In 1988 and 1989, he won the Pac-10 tournament, and was named tournament MVP both years.
Elliott led the team to the NCAA tournament in all four years of his career. When he first did so as a freshman it was just the fifth time in school history, but he helped the school reach 25 straight Big Dances.
Elliott's No. 32 jersey still hangs in the rafters, one of just four players to have his jersey retired by Arizona.
The national emergence of Syracuse basketball began with a man named Dave Bing. During his three years at Syracuse Bing became a legend.
Averaging 24.8 points and 10.3 rebounds per game, Bing was a huge contributor for the Orange. He also averaged 6.6 assists per game during his senior year, which was the first time the stat was recorded.
Bing led the Orange to the region final in the NCAA tournament during his senior year, which was just the second appearance in school history. He also led the team to the NIT that year.
Bing is now a Hall of Famer and the mayor of Detroit, and his No. 22 now hangs in the rafters of the Carrier Dome.
Yeah. I went there.
While I could have easily put other players here like Chris Smith, Emeka Okafor, Richard Hamilton or Ray Allen, However, I'm predicting that Kemba Walker will be the most important recruit in Connecticut basketball history.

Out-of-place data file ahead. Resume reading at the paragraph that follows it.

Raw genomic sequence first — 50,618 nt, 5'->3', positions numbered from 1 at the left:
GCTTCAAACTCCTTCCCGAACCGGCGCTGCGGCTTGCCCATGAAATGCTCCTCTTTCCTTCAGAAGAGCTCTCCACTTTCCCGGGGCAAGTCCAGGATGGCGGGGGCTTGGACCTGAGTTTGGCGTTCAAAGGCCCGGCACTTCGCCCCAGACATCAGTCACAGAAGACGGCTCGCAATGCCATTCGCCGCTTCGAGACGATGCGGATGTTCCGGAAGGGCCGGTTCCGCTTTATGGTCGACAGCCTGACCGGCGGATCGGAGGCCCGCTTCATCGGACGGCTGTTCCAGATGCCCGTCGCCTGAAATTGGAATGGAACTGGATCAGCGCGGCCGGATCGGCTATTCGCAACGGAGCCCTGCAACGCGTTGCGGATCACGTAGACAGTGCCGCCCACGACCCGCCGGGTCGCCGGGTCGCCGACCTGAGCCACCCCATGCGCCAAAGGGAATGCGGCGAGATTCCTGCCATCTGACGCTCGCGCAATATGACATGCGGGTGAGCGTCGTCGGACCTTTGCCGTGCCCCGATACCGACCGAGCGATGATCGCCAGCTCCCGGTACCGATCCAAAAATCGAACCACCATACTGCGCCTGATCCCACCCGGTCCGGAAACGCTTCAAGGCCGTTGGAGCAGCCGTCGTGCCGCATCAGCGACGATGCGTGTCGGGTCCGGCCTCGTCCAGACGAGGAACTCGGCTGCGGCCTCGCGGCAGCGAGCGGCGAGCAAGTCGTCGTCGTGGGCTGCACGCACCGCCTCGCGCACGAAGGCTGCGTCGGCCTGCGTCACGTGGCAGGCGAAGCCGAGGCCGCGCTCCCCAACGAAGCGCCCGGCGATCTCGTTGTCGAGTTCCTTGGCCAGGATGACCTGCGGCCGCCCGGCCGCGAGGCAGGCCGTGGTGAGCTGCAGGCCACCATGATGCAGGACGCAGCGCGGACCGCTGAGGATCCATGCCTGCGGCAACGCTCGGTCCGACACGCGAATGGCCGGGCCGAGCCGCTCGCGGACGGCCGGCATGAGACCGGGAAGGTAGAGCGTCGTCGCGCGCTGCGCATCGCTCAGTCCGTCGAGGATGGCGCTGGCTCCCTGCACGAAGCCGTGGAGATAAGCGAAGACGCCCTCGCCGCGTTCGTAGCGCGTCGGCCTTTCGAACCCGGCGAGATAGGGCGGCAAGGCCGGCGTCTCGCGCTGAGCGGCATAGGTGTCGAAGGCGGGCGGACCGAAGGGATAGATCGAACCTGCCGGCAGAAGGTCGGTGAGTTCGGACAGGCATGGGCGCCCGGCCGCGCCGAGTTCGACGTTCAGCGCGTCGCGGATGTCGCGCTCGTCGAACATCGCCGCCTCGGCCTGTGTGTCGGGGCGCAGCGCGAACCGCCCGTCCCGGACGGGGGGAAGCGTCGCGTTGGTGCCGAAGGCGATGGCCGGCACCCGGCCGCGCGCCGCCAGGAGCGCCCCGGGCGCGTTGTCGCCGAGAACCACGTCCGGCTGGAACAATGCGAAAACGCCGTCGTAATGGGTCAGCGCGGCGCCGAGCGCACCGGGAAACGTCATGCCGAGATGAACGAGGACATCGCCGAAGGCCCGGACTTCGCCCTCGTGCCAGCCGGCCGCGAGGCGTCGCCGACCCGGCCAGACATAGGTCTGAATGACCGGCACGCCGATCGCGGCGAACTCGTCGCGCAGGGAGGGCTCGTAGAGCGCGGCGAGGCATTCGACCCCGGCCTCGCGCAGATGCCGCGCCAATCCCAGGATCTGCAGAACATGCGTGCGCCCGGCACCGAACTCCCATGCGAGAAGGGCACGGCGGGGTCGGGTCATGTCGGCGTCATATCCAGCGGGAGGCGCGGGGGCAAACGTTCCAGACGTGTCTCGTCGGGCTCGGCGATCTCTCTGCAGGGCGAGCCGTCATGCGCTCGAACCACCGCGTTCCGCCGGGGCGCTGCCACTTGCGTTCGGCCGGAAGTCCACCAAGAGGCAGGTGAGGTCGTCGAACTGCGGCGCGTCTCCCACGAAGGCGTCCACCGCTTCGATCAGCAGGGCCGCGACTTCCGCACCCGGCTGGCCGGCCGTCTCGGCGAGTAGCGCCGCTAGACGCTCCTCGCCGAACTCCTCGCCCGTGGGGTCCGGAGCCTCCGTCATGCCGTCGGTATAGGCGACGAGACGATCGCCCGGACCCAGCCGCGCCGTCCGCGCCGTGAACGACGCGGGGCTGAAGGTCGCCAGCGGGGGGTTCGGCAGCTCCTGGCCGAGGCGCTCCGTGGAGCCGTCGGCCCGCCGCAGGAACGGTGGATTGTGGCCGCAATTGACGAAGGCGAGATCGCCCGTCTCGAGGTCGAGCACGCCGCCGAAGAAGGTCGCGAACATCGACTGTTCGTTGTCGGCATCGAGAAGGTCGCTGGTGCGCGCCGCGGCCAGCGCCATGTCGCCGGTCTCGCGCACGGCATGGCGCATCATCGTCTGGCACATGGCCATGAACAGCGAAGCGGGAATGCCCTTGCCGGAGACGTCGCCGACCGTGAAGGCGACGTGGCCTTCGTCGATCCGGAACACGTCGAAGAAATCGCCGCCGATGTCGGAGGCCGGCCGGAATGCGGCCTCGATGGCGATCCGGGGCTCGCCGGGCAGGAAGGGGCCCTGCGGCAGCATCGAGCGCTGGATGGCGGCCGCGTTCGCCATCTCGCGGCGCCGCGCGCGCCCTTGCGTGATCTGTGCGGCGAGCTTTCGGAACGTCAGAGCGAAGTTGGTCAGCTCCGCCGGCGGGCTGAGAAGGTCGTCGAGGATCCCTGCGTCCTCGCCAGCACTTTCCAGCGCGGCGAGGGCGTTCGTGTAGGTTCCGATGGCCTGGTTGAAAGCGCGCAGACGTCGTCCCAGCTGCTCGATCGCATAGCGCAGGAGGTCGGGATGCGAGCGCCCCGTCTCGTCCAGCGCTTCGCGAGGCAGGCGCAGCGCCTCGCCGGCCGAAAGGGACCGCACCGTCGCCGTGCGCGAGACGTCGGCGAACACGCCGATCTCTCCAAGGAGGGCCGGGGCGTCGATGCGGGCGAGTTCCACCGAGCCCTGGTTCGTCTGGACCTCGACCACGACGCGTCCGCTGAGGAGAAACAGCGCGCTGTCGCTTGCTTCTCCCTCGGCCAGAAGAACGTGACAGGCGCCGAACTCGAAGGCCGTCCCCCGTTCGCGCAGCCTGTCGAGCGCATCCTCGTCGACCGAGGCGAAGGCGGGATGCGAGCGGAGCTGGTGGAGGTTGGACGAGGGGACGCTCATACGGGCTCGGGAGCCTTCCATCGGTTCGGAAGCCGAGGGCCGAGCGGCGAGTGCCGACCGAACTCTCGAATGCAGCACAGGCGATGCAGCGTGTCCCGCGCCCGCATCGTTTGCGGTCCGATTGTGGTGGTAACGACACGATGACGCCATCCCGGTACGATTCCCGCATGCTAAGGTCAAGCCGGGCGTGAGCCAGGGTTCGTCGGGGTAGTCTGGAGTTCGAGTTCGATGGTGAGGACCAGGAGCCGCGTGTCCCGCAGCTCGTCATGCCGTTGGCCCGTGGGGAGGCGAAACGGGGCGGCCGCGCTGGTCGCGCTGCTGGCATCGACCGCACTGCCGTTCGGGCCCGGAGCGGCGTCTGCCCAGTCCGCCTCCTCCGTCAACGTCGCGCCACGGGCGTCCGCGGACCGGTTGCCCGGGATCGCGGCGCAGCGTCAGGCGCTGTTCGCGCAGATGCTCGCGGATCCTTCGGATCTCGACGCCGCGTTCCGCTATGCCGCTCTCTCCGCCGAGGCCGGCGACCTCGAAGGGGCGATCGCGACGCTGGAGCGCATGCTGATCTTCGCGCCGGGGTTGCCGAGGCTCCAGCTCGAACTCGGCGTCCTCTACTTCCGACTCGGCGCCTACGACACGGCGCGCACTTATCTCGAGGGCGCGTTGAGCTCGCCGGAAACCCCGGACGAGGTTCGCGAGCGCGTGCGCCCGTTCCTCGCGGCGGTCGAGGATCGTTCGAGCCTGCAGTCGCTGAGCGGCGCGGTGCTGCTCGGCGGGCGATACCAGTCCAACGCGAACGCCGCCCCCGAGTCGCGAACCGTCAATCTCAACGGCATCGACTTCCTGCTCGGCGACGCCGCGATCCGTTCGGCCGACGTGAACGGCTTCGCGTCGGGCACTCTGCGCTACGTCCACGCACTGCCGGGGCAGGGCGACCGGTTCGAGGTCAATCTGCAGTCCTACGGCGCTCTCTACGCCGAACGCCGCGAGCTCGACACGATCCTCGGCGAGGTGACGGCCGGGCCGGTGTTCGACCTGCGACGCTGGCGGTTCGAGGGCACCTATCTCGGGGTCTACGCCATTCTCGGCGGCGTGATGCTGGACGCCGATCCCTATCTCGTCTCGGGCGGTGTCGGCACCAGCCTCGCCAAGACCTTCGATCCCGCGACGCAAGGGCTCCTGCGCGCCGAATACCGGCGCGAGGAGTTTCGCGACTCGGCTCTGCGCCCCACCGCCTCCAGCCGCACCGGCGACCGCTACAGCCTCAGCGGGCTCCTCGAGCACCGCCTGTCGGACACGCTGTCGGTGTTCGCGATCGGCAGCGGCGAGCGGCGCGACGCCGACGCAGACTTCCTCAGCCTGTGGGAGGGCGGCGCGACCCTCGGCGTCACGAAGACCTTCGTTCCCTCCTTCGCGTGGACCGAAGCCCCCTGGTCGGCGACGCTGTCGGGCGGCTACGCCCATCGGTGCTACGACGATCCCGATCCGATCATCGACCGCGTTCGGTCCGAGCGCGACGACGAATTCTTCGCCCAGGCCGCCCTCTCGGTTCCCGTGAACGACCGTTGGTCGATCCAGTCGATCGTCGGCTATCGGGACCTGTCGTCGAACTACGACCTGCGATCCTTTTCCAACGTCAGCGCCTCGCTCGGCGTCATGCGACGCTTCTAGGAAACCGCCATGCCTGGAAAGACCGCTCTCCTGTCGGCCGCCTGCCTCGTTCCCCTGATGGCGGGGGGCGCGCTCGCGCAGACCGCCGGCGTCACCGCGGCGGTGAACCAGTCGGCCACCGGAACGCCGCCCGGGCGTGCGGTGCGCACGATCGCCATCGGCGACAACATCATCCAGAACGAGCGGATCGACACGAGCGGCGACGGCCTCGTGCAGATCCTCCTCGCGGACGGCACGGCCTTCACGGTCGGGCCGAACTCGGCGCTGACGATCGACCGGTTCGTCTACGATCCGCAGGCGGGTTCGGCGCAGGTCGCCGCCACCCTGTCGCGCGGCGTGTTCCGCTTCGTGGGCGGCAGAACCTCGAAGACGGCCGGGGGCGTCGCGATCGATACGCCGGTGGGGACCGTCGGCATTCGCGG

It looked like the Huskies were on the verge of years of mediocrity. The team had missed the 2010 NCAA tournament, which was a bad sign.
The Huskies had made it to 14 of 17 NCAA tournament from 1990 to 2006, but then missed two of four from 2007 to 2010.
UConn started the 2010-11 season unranked, and expectations were incredibly low. However, a junior named Kemba Walker emerged into a star.
After averaging 14.6 points per game as a sophomore, Walker jumped up to 23.5 points, 4.5 assists and 5.1 rebounds per game during his junior campaign.
The McDonald's All-American came to UConn during a time that could have been disastrous, but turned the program into National Champions.
Walker was an absolute star, and he became an icon during the Big East tournament, when he led a team ranked No. 9 in the Big East and on the verge of being a bubble-team to five straight wins to clinch an automatic bid into the NCAA tournament. The team beat No. 1 ranked Pittsburgh on Walker's incredible step-back jumper.